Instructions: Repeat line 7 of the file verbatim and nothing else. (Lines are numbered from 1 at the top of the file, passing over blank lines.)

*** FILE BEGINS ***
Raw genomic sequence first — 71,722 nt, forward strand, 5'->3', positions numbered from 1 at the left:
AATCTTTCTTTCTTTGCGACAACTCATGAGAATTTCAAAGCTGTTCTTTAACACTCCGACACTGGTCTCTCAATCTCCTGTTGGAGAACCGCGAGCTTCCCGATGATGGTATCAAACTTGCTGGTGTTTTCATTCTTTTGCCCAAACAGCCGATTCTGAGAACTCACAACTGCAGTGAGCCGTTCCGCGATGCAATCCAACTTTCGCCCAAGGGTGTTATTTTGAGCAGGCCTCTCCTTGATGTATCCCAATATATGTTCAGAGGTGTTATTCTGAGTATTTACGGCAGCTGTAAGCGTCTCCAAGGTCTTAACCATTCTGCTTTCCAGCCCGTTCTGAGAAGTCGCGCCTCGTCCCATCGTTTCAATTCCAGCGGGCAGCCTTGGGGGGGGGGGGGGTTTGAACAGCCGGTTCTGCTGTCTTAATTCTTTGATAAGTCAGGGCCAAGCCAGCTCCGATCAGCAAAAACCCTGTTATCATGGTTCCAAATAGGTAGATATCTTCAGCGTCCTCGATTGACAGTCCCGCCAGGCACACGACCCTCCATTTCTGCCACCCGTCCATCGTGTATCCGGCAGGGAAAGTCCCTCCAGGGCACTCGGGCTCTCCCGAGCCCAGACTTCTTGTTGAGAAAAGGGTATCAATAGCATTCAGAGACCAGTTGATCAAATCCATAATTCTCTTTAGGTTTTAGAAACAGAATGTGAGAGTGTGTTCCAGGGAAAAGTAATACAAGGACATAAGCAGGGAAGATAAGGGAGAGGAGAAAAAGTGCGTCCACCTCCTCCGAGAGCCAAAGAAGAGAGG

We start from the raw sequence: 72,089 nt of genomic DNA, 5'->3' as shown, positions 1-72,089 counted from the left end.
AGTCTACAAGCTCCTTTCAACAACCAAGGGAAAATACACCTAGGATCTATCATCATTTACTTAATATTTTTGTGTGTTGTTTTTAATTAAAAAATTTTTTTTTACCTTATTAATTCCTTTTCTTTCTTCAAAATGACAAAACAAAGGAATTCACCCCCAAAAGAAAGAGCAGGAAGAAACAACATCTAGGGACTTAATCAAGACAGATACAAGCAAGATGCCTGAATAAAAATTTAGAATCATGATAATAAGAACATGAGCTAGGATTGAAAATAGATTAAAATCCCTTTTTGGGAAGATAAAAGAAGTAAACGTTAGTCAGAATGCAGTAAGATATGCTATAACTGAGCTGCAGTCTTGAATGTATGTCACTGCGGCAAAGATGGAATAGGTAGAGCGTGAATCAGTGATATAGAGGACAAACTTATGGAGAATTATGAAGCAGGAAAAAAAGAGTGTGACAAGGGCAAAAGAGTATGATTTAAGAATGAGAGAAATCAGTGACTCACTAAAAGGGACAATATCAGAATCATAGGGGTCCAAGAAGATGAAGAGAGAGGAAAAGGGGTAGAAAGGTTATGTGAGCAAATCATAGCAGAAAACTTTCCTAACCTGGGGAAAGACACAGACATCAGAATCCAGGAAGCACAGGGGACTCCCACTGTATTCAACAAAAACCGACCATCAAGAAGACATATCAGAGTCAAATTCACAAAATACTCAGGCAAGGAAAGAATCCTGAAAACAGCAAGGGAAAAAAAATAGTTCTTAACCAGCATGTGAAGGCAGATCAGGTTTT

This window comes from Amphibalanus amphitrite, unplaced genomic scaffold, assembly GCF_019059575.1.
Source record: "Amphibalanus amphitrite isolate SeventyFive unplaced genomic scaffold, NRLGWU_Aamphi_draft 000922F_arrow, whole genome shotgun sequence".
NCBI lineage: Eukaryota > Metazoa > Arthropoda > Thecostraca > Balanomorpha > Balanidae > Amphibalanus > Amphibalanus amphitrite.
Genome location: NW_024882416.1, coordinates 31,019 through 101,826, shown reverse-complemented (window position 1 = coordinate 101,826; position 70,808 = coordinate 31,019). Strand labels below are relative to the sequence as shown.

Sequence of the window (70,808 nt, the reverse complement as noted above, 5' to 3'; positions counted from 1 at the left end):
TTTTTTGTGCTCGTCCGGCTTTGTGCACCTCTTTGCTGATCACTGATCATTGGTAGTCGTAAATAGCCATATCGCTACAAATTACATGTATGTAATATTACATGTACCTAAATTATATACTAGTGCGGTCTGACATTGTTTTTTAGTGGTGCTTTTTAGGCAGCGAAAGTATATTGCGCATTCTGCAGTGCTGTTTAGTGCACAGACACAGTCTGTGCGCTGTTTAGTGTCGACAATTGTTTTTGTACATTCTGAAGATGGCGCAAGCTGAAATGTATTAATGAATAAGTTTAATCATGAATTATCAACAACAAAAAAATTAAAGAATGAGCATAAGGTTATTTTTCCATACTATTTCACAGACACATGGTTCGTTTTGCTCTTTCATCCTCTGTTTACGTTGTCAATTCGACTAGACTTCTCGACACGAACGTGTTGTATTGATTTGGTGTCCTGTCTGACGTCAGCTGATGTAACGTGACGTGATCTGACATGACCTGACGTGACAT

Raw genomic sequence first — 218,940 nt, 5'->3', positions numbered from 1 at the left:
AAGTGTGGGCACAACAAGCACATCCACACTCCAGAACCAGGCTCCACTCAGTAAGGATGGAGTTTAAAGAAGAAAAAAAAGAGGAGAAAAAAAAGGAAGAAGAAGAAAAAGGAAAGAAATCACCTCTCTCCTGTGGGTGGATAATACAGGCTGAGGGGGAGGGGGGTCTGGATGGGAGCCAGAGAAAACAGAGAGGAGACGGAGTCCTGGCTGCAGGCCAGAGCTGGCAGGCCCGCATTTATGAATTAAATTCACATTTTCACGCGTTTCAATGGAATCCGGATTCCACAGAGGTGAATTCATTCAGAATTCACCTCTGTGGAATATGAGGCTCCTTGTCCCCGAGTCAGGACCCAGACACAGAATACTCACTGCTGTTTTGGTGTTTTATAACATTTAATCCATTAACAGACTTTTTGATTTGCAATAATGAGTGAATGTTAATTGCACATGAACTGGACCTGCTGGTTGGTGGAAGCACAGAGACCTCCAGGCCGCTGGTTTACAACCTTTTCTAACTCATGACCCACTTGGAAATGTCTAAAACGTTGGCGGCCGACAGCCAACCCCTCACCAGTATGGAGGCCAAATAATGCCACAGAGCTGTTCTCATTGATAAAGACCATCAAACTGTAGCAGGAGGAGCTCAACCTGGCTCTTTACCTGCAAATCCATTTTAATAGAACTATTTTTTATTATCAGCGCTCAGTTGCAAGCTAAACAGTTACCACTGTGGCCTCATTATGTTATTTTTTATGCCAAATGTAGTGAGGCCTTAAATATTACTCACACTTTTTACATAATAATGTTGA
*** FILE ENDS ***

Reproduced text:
NCBI lineage: Eukaryota > Metazoa > Arthropoda > Thecostraca > Balanomorpha > Balanidae > Amphibalanus > Amphibalanus amphitrite.